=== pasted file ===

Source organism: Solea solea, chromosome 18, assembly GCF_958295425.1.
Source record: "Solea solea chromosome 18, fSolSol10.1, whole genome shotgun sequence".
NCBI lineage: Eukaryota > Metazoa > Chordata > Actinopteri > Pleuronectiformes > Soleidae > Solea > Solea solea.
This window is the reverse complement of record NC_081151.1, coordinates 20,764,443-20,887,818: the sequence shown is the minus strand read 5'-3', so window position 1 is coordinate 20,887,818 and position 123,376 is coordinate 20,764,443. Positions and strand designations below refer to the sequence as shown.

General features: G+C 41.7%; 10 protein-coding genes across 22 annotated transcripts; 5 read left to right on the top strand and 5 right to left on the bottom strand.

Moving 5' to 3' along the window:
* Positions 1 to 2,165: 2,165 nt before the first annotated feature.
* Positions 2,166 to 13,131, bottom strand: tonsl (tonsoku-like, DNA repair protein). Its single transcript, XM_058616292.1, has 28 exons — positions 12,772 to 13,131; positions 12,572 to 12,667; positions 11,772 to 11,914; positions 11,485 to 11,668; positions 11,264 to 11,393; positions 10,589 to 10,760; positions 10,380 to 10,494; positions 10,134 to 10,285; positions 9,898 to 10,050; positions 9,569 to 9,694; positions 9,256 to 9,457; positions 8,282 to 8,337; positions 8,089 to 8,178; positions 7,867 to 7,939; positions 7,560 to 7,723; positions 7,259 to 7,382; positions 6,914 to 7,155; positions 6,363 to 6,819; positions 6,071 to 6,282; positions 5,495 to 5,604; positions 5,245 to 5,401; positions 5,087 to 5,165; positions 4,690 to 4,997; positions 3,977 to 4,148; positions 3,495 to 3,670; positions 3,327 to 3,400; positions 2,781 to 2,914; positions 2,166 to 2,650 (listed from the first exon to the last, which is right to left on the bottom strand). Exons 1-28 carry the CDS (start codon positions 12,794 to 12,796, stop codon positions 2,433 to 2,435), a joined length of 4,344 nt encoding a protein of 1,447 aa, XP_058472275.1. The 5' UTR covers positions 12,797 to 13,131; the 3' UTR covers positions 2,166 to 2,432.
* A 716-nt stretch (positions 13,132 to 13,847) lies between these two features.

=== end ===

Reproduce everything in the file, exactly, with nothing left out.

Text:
Source organism: Solea solea, chromosome 18, assembly GCF_958295425.1.
Source record: "Solea solea chromosome 18, fSolSol10.1, whole genome shotgun sequence".
NCBI lineage: Eukaryota > Metazoa > Chordata > Actinopteri > Pleuronectiformes > Soleidae > Solea > Solea solea.
This window is the reverse complement of record NC_081151.1, coordinates 20,764,443-20,887,818: the sequence shown is the minus strand read 5'-3', so window position 1 is coordinate 20,887,818 and position 123,376 is coordinate 20,764,443. Positions and strand designations below refer to the sequence as shown.

General features: G+C 41.7%; 10 protein-coding genes across 22 annotated transcripts; 5 read left to right on the top strand and 5 right to left on the bottom strand.

Moving 5' to 3' along the window:
* Positions 1 to 2,165: 2,165 nt before the first annotated feature.
* Positions 2,166 to 13,131, bottom strand: tonsl (tonsoku-like, DNA repair protein). Its single transcript, XM_058616292.1, has 28 exons — positions 12,772 to 13,131; positions 12,572 to 12,667; positions 11,772 to 11,914; positions 11,485 to 11,668; positions 11,264 to 11,393; positions 10,589 to 10,760; positions 10,380 to 10,494; positions 10,134 to 10,285; positions 9,898 to 10,050; positions 9,569 to 9,694; positions 9,256 to 9,457; positions 8,282 to 8,337; positions 8,089 to 8,178; positions 7,867 to 7,939; positions 7,560 to 7,723; positions 7,259 to 7,382; positions 6,914 to 7,155; positions 6,363 to 6,819; positions 6,071 to 6,282; positions 5,495 to 5,604; positions 5,245 to 5,401; positions 5,087 to 5,165; positions 4,690 to 4,997; positions 3,977 to 4,148; positions 3,495 to 3,670; positions 3,327 to 3,400; positions 2,781 to 2,914; positions 2,166 to 2,650 (listed from the first exon to the last, which is right to left on the bottom strand). Exons 1-28 carry the CDS (start codon positions 12,794 to 12,796, stop codon positions 2,433 to 2,435), a joined length of 4,344 nt encoding a protein of 1,447 aa, XP_058472275.1. The 5' UTR covers positions 12,797 to 13,131; the 3' UTR covers positions 2,166 to 2,432.
* A 716-nt stretch (positions 13,132 to 13,847) lies between these two features.